Competitors Jab At Cisco's Unified Data Center System

Cisco's big, ambitious vision puts it in a brave new world of competition, one fraught with challenges and holes competitors are eager to pick at.

InformationWeek Staff, Contributor

March 17, 2009

3 Min Read

Cisco's Unified Computing System (click for larger image)

With its Unified Computing System, Cisco laid out a vision to bring together computing power, networking, storage, and management into a single platform that includes integrated hardware and software from a variety of vendors.

It's a big, ambitious vision that puts Cisco in a brave new world of competition, one fraught with challenges and holes competitors are eager to pick at.

Hewlett-Packard -- which, along with IBM, is likely to be most affected by Cisco's announcement -- all but took credit for the vision Cisco laid out Monday. The company announced its ProCurve One system, a combined server and switch with its own partner ecosystem, in January. "What we heard pretty much validated where we're headed," Matt Zanner, HP ProCurve's worldwide director of data center solutions, said in an interview. "The whole idea of collapsing different infrastructures, that's a tenant HP's been claiming for quite some time."

HP and Cisco have a number of existing partnerships, as at various points HP has resold Cisco products and the two even integrated a Cisco switch with an HP blade server chassis. However, their competition has been ramping up significantly as HP's ProCurve networking arm has grown and now, in a possible death-blow to big partnerships, as Cisco moves into servers and pushes out HP in favor of BMC for management support. IBM and Cisco also have a strategic alliance and a number of jointly developed products.

HP will likely only increase the integration between its formerly isolated networking arm and the rest of the company's technology business, which joined in November. "There's been an immense amount of connection already," Zanner said. "The future just looks brighter and brighter with the possibilities for more integrated solutions for customers." While HP claims to have a partner coalition with its ONE system that anyone can join, Unified Computing, for all of Cisco's talk of being open, isn't. Cisco has brought together a who's who of vendors to fulfill product and technology areas where it lacks market penetration or products, like storage and virtualization. It has left out, not surprisingly, other networking equipment and server vendors.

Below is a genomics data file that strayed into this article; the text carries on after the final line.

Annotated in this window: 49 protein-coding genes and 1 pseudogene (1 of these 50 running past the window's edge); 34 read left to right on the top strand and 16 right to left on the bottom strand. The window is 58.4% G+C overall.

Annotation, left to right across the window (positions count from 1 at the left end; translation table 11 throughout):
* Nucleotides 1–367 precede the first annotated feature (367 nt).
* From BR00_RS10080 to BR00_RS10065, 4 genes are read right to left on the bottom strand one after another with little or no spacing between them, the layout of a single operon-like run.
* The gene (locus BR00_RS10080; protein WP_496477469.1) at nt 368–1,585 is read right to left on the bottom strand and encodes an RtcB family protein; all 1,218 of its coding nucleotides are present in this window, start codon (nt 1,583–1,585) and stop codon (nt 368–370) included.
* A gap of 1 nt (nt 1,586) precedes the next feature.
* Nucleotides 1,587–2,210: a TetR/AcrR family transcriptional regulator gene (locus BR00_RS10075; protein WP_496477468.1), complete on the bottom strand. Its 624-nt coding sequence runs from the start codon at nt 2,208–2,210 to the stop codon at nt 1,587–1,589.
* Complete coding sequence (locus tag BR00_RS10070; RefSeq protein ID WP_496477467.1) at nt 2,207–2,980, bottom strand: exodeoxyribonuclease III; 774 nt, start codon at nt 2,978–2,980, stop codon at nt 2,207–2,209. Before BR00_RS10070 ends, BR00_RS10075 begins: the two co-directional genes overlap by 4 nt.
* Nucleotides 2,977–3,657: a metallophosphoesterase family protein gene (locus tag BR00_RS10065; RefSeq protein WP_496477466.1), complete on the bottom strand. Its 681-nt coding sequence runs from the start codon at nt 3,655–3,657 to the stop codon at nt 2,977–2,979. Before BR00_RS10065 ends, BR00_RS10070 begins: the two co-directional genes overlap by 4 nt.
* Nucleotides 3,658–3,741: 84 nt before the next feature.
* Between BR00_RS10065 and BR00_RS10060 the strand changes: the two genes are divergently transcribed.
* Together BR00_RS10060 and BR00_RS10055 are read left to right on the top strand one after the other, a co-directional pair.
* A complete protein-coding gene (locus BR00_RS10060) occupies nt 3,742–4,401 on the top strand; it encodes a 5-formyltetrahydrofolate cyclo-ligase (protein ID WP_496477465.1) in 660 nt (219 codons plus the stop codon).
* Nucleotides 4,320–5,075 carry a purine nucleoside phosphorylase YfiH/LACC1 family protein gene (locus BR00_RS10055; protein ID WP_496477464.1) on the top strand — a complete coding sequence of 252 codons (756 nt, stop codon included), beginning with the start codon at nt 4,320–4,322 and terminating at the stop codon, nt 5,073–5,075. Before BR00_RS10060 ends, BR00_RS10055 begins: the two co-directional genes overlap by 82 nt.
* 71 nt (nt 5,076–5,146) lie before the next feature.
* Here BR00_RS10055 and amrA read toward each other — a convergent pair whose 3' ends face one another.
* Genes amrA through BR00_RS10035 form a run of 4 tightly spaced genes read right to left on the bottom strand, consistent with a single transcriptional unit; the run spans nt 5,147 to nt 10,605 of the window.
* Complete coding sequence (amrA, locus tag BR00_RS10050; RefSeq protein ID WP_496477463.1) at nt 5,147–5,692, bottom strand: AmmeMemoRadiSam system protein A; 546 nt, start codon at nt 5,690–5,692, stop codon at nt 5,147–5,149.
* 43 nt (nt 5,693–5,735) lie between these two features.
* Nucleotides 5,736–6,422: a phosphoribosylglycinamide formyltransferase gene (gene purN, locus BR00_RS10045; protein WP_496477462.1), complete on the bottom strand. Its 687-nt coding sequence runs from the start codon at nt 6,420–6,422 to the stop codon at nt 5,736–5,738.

In the short term, Cisco's Unified Computing vision requires partnerships to satisfy numerous requirements of a dynamic virtualized environment that aren't today standardized, including the automated ability to reliably move virtual machines from server to server. However, that means Cisco's system will only be open to official partners whose products have been certified and accredited as integrated with the UC platform.

"The evolution of the data center to a dynamic, fully virtualized state," Brocade said in a statement, "should leverage open architectures and industry standards." That being said, while Brocade helps its customers cobble together an architecture, some technologies like virtualization and converged networks use mainly pre-standard or proprietary architectures at this point, since standards bodies lag behind the key vendors.

Brocade, like other competitors, also pointed to the probable large investment Cisco's Unified Computing vision will force. Though customers could still start with a pilot of Cisco's platform, a data center overhaul would eventually require a rip-and-replace. Many companies struggling to scale back budgets in the face of the economic downturn are unlikely to be looking for a huge new investment. In an interview, Kevin Ryan, Extreme Networks' director of data center marketing, took aim at that massive investment of time and energy, pointing out that Extreme talks to its customers about how to make existing data center investments more efficient, not about replacing existing equipment.

InformationWeek Analytics has published an independent analysis of the challenges around virtualization management. Download the report here (registration required).

Never Miss a Beat: Get a snapshot of the issues affecting the IT industry straight to your inbox.

You May Also Like

More Insights